This saying of Jesus is exactly the same in Luke, chapter 9:58, indicating a possible Q source. Jesus responded to this scribe (καὶ λέγει αὐτῷ ὁ Ἰησοῦς) by telling him that he was homeless. Foxes had foxholes (Αἱ ἀλώπεκες φωλεοὺς ἔχουσιν). Birds of the air had nests (καὶ τὰ πετεινὰ τοῦ οὐρανοῦ κατασκηνώσεις). However, the Son of Man (ὁ δὲ Υἱὸς τοῦ ἀνθρώπου) had nowhere to put his head (οὐκ ἔχει ποῦ τὴν κεφαλὴν κλίνῃ). This is the first instance of Matthew having Jesus say that he was the “Son of Man” (Υἱὸς τοῦ ἀνθρώπου), since this might be based on the Book of Daniel, chapter 7:13. Daniel also saw in his night vision that the “son of man” was coming from heaven. This Son of Man went to the Ancient One and presented himself to God. However, he was given dominion, glory and kingship over all people, nations, and languages. Everyone would serve him, since his kingdom would last forever, and never be destroyed. This has been often interpreted as the coming of the Messiah, the savior. Jesus and his disciples used this term. However, in the Book of Ezekiel, Yahweh used this term for Ezekiel. So that, the “Son of Man” may also mean that Jesus was trying to point out his humanity, like everyone else.
This saying of Jesus is somewhat similar to Luke, chapter 6:42, perhaps from the Q source. This is a basic common-sense statement. The good tree produces good fruit (οὕτως πᾶν δένδρον ἀγαθὸν καρποὺς καλοὺς ποιεῖ). The bad or evil tree produces bad or evil fruit (τὸ δὲ σαπρὸν δένδρον καρποὺς πονηροὺς ποιεῖ). The good tree is not able to produce bad or evil fruit (οὐ δύναται δένδρον ἀγαθὸν καρποὺς πονηροὺς ἐνεγκεῖν), while the bad or evil tree is not able to produce good fruit (οὐ δύναται δένδρον ἀγαθὸν καρποὺς πονηροὺς ἐνεγκεῖν). Simply stated, a good or bad tree will only produce what it is. There will be no mixing of the good and the bad fruits. Good fruit only comes from good trees, while bad fruits only come from bad trees.
This saying of Jesus is somewhat similar to Luke, chapter 6:44-45, perhaps indicating a Q source. Jesus told his disciples, via Matthew, that they would know or discern people by their fruits (ἀπὸ τῶν καρπῶν αὐτῶν ἐπιγνώσεσθε αὐτούς). Then he asked the question whether grapes could be gathered from thorn bushes (μήτι συλλέγουσιν ἀπὸ ἀκανθῶν σταφυλὰς) or figs gathered from thistles (ἢ ἀπὸ τριβόλων σῦκα). Certain kinds of fruits only come from certain kinds of trees. Thus, you can tell what kind of tree it is by its fruit.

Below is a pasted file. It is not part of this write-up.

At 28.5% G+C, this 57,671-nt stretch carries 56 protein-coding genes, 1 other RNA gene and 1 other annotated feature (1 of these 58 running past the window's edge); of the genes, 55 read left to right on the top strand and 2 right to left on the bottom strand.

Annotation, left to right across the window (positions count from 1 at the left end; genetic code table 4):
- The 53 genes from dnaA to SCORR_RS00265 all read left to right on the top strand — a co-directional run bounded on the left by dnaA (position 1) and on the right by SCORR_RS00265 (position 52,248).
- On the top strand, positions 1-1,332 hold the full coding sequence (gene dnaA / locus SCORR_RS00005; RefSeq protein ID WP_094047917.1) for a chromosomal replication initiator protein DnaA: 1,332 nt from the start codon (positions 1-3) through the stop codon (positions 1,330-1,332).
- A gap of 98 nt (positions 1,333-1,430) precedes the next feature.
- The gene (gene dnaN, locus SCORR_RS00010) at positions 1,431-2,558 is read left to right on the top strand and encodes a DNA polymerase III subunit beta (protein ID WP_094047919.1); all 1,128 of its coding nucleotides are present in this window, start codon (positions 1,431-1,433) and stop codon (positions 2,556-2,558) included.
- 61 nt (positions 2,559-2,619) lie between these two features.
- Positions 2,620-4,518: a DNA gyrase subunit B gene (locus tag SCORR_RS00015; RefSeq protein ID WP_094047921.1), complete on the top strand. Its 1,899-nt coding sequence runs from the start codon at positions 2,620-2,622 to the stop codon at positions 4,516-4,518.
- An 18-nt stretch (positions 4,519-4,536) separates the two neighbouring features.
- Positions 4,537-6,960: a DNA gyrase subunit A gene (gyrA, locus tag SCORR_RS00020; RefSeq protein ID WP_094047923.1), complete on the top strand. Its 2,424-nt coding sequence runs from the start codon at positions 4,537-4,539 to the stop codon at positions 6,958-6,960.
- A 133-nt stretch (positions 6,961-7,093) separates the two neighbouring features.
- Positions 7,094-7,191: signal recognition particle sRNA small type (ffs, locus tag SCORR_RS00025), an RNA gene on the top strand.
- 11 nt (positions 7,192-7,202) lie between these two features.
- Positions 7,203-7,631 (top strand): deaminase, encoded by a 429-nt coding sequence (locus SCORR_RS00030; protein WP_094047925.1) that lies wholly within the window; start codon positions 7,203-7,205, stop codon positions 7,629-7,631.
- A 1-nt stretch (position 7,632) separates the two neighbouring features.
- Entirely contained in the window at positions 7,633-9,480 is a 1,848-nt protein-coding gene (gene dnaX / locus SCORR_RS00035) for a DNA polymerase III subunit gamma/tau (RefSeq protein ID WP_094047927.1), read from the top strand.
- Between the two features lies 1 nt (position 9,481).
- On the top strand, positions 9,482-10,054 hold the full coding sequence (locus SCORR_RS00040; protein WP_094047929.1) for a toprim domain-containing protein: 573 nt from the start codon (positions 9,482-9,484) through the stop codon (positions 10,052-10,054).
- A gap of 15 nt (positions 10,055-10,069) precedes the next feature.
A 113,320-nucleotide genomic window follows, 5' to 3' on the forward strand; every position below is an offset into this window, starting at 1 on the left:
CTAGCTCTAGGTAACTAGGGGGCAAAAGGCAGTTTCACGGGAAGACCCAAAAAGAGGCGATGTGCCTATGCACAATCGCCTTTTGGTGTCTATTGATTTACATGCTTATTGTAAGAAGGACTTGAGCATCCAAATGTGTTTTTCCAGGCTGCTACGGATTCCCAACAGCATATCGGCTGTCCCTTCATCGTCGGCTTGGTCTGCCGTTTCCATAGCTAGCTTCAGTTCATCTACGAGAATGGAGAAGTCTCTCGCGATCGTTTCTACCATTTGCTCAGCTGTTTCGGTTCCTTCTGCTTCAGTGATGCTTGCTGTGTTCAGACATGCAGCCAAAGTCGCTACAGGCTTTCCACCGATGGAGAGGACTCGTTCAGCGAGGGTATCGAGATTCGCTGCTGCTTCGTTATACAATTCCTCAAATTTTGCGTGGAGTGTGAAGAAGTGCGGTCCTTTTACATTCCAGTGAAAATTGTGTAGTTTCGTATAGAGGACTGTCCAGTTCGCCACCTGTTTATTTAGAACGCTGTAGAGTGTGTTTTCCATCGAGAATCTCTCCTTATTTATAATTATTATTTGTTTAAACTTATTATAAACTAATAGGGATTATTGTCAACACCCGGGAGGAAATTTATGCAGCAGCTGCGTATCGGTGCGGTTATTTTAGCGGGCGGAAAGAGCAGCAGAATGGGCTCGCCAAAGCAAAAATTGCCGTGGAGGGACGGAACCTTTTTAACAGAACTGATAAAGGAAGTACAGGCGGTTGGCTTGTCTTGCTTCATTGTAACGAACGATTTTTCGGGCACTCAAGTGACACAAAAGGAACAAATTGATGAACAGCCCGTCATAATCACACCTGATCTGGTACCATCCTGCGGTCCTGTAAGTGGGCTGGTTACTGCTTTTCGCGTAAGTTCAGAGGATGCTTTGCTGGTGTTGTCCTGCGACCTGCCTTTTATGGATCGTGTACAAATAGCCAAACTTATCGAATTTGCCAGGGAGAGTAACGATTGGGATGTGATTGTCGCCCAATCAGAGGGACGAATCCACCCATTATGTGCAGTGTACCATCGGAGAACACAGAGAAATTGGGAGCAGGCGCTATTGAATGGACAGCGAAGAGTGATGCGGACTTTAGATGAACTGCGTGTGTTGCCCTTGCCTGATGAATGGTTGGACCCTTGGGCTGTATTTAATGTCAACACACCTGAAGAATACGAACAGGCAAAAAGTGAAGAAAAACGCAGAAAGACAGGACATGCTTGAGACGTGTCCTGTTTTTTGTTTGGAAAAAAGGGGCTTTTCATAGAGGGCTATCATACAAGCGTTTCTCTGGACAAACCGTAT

This saying of Jesus is somewhat similar to Luke, chapter 13:23-24. You had a choice between two gates. Jesus, via Matthew, wanted you to enter the narrow gate (ἰσέλθατε διὰ τῆς στενῆς πύλης). Matthew in his description of the wide or spacious gate (ὅτι πλατεῖα ἡ πύλη καὶ εὐρύχωρος) used two words for wide and spacious, “πλατεῖα” and “εὐρύχωρος,” that never appear elsewhere in the New Testament. The easy way of the wide gate led to destruction (ἡ ὁδὸς ἡ ἀπάγουσα εἰς τὴν ἀπώλειαν). Many people were entering through this wide destructive easy gate (καὶ πολλοί εἰσιν οἱ εἰσερχόμενοι δι’ αὐτῆς). On the other hand, the narrow gate (ὅτι στενὴ ἡ πύλη) had a difficult way, leading to life (καὶ τεθλιμμένη ἡ ὁδὸς ἡ ἀπάγουσα εἰς τὴν ζωήν). Only a few people were able to find their way through this difficult hard narrow life filled gate (καὶ ὀλίγοι εἰσὶν οἱ εὑρίσκοντες αὐτήν). This idea of two ways can be found also in Deuteronomy, chapter 30:15-20, and among other religions with the way of death and the way of life. The early Christian teachings of the Didache used this concept, as did many other dualistic religions that pointed to the choice of life or death, good or bad. As you had basic choices in life, God was giving you the choice, life and prosperity with the narrow gate or death and adversity through the wide gate. You could choose your path.